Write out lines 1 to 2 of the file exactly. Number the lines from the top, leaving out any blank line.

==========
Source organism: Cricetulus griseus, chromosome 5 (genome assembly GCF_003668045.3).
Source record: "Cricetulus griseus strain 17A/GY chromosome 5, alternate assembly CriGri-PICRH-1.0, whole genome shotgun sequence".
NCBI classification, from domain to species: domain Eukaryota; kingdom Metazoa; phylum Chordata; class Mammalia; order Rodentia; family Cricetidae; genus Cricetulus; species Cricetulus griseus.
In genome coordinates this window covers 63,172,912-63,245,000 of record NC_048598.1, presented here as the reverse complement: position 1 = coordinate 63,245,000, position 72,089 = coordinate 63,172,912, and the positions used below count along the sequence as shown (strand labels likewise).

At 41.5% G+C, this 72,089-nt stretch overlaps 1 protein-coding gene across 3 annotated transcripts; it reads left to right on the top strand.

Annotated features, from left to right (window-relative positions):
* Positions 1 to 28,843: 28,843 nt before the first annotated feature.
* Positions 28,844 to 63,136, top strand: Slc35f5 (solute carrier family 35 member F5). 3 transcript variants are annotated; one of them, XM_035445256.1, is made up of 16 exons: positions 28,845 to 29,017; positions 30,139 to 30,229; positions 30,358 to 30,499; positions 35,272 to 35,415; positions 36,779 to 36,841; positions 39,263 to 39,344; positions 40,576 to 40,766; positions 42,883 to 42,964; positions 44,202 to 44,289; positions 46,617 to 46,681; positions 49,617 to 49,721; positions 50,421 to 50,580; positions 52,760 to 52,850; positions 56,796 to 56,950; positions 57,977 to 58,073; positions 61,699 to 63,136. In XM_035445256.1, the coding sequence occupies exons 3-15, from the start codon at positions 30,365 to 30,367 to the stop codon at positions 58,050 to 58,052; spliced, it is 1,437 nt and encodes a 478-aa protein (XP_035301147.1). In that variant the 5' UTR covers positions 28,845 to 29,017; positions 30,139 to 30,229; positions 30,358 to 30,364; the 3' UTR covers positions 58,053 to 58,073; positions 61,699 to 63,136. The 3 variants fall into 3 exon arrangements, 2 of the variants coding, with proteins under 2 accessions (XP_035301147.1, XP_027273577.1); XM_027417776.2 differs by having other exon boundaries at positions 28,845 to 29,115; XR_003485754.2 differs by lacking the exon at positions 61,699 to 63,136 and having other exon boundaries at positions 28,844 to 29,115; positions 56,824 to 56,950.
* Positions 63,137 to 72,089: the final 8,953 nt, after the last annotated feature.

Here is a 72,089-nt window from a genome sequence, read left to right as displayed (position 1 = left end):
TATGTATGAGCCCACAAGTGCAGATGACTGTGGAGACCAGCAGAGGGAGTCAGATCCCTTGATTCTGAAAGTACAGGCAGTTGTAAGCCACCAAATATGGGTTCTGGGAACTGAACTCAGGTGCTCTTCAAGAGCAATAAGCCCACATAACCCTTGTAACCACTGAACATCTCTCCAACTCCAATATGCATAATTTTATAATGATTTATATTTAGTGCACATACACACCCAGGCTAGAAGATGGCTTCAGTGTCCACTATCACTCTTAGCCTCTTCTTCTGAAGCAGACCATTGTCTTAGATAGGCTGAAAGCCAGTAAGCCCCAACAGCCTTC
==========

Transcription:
Source organism: Cricetulus griseus, chromosome 5 (genome assembly GCF_003668045.3).
Source record: "Cricetulus griseus strain 17A/GY chromosome 5, alternate assembly CriGri-PICRH-1.0, whole genome shotgun sequence".